VIII. CONCLUSIONS AND RECOMMENDATIONS
C. Institutional arrangements and coordination mechanisms
Existing institutional structures have tended to fragment multisectoral issues, such as those covering the environment, into discrete areas of departmental responsibility. Thus environmental issues are dealt with on a sector-by-sector and project-by-project basis, and not on a nationally integrated basis. The responsibilities for the environment are consequently spread over several government establishments, depending on their core functions. Some of the consequences of that approach include overlapping and even duplication of functions, a lack of clear demarcation in the respective functions and responsibilities and even conflicts. The problems are exacerbated by the inaction of the Environmental Planning Section and IDEC, the two establishments that were supposed to direct and coordinate environmentally-related policies and activities of other government establishments. Other consequences and resultant weaknesses of official neglect of the environment include the absence of the necessary coordinating mechanisms, insufficient staff qualified in the environmental disciplines, inadequate financial provisions and inadequate infrastructure.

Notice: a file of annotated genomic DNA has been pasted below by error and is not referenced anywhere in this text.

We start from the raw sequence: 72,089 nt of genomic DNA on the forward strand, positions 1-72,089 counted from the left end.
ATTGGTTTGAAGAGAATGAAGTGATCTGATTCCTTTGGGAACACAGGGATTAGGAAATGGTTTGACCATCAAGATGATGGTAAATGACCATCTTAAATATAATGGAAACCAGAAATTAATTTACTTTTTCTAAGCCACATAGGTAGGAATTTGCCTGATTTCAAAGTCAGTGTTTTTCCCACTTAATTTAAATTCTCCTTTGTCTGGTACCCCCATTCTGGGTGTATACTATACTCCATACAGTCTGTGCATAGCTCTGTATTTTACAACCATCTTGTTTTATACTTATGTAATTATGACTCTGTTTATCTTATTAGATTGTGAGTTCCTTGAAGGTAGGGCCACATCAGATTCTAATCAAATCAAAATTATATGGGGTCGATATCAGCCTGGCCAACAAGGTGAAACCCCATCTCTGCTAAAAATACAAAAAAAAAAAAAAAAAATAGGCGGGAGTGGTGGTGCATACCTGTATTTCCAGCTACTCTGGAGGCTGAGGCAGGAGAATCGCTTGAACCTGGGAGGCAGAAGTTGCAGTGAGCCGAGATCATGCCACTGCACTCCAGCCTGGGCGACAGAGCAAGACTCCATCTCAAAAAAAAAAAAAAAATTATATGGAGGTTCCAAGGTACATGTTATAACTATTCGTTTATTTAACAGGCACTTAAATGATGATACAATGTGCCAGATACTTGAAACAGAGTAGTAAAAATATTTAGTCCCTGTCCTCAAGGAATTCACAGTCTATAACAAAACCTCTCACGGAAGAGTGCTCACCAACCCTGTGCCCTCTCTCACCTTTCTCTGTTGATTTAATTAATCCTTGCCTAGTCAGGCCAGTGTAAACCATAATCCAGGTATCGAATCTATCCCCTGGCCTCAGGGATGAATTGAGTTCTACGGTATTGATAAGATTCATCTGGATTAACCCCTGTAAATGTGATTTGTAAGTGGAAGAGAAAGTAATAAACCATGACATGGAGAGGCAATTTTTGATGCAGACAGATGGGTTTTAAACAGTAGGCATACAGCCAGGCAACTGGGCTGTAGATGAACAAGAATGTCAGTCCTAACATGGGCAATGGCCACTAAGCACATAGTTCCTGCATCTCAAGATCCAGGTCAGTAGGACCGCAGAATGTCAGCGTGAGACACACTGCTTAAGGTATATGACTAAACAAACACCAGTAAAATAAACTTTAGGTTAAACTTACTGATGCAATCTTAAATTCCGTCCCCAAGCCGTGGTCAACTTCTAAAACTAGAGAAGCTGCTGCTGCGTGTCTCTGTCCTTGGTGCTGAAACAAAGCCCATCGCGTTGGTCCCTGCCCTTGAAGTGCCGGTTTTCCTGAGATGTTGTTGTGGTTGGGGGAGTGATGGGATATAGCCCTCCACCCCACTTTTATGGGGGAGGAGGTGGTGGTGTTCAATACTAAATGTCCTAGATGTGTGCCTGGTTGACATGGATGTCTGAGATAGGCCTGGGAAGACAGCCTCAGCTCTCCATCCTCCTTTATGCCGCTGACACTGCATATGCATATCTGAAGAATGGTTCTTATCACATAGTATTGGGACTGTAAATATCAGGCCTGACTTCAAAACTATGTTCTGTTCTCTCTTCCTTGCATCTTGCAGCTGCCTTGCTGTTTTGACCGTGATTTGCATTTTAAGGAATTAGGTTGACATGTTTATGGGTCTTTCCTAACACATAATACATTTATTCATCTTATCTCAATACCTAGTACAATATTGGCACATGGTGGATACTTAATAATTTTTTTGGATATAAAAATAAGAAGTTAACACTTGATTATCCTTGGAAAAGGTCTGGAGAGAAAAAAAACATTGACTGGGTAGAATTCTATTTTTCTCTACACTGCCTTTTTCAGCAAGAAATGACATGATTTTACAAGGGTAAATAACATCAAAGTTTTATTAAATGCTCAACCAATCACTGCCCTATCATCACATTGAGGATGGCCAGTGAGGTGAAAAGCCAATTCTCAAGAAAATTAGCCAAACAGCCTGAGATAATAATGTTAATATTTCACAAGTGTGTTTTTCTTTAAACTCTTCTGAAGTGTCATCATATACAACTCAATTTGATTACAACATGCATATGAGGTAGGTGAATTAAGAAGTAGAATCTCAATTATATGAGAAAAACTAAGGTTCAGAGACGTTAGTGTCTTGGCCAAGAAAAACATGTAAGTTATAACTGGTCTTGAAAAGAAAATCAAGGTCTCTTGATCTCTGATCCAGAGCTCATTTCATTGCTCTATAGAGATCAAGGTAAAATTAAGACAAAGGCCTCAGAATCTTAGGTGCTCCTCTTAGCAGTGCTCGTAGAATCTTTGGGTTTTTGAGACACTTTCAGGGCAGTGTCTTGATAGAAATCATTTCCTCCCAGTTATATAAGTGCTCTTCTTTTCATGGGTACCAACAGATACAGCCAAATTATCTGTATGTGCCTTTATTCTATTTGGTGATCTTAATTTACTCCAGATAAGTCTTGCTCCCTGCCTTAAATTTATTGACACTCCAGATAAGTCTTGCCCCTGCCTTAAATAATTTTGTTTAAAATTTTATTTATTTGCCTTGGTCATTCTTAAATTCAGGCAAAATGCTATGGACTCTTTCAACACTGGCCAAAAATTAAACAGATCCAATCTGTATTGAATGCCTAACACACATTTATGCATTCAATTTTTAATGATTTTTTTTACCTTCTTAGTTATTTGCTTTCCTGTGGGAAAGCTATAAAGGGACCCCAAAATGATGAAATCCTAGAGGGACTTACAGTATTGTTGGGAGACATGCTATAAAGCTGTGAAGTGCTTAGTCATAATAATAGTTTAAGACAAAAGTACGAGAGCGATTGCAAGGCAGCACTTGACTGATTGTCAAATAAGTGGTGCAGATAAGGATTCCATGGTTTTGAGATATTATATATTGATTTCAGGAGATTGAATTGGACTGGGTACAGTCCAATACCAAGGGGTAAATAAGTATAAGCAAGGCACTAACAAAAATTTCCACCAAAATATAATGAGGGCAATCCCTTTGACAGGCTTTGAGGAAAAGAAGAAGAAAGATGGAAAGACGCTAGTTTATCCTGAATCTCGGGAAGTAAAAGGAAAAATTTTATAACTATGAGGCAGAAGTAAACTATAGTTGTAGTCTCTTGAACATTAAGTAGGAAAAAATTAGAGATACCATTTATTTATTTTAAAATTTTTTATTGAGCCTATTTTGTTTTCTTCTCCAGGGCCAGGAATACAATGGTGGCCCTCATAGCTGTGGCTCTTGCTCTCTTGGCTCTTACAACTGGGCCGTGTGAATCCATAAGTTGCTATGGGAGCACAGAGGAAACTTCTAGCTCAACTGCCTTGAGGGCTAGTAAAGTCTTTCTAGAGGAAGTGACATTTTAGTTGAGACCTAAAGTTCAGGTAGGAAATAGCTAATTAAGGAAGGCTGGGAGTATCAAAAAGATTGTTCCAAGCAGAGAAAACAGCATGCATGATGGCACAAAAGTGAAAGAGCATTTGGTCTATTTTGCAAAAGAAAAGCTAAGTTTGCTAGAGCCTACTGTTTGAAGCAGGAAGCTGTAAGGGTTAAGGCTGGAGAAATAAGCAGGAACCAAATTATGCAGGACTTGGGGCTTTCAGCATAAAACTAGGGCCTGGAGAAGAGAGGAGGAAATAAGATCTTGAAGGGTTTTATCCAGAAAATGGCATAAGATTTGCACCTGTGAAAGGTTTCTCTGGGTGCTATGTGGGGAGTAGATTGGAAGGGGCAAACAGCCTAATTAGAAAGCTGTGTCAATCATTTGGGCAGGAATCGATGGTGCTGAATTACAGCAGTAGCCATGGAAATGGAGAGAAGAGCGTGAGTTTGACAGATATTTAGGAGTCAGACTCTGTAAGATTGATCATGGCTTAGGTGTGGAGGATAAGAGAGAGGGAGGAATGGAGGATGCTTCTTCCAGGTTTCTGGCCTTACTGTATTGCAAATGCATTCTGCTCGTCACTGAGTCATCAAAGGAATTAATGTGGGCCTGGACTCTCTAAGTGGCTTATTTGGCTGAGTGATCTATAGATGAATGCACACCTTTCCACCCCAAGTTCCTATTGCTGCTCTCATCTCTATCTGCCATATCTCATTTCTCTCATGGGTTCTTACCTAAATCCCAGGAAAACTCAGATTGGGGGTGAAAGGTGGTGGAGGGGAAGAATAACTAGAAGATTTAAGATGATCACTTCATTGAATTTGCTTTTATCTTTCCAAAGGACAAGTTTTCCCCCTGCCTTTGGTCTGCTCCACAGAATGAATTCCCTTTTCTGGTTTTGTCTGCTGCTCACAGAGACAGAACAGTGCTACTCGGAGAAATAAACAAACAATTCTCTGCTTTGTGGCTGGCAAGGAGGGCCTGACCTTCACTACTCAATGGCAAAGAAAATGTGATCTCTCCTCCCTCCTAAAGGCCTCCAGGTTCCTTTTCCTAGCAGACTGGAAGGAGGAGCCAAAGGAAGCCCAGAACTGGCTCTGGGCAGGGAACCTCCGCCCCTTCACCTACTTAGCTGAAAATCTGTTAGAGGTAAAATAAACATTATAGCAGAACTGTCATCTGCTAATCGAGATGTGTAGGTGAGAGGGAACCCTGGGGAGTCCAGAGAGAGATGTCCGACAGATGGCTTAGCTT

It is recommended that: